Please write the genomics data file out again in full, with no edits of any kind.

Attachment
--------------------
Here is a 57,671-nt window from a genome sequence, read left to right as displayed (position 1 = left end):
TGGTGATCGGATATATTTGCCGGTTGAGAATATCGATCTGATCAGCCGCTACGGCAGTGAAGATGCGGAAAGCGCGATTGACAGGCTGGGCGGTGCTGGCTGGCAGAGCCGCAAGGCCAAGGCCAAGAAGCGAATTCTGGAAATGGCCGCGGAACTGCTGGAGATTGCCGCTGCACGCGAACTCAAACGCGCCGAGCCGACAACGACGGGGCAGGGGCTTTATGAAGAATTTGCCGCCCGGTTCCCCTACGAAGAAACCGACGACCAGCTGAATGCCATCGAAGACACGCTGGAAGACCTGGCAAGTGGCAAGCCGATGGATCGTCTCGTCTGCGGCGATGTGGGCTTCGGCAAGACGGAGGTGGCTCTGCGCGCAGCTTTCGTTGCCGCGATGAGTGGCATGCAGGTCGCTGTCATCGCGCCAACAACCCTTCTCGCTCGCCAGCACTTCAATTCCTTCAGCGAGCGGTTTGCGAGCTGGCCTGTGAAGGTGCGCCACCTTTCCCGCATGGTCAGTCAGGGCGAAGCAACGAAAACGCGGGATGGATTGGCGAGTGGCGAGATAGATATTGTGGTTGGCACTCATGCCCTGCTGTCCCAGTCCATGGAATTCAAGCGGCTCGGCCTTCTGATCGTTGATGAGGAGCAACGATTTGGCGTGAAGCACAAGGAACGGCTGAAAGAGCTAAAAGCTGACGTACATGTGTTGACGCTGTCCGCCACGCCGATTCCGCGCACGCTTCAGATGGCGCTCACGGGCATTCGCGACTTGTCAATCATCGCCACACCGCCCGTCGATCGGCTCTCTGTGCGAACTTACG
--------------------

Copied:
Here is a 57,671-nt window from a genome sequence, read left to right as displayed (position 1 = left end):
TGGTGATCGGATATATTTGCCGGTTGAGAATATCGATCTGATCAGCCGCTACGGCAGTGAAGATGCGGAAAGCGCGATTGACAGGCTGGGCGGTGCTGGCTGGCAGAGCCGCAAGGCCAAGGCCAAGAAGCGAATTCTGGAAATGGCCGCGGAACTGCTGGAGATTGCCGCTGCACGCGAACTCAAACGCGCCGAGCCGACAACGACGGGGCAGGGGCTTTATGAAGAATTTGCCGCCCGGTTCCCCTACGAAGAAACCGACGACCAGCTGAATGCCATCGAAGACACGCTGGAAGACCTGGCAAGTGGCAAGCCGATGGATCGTCTCGTCTGCGGCGATGTGGGCTTCGGCAAGACGGAGGTGGCTCTGCGCGCAGCTTTCGTTGCCGCGATGAGTGGCATGCAGGTCGCTGTCATCGCGCCAACAACCCTTCTCGCTCGCCAGCACTTCAATTCCTTCAGCGAGCGGTTTGCGAGCTGGCCTGTGAAGGTGCGCCACCTTTCCCGCATGGTCAGTCAGGGCGAAGCAACGAAAACGCGGGATGGATTGGCGAGTGGCGAGATAGATATTGTGGTTGGCACTCATGCCCTGCTGTCCCAGTCCATGGAATTCAAGCGGCTCGGCCTTCTGATCGTTGATGAGGAGCAACGATTTGGCGTGAAGCACAAGGAACGGCTGAAAGAGCTAAAAGCTGACGTACATGTGTTGACGCTGTCCGCCACGCCGATTCCGCGCACGCTTCAGATGGCGCTCACGGGCATTCGCGACTTGTCAATCATCGCCACACCGCCCGTCGATCGGCTCTCTGTGCGAACTTACG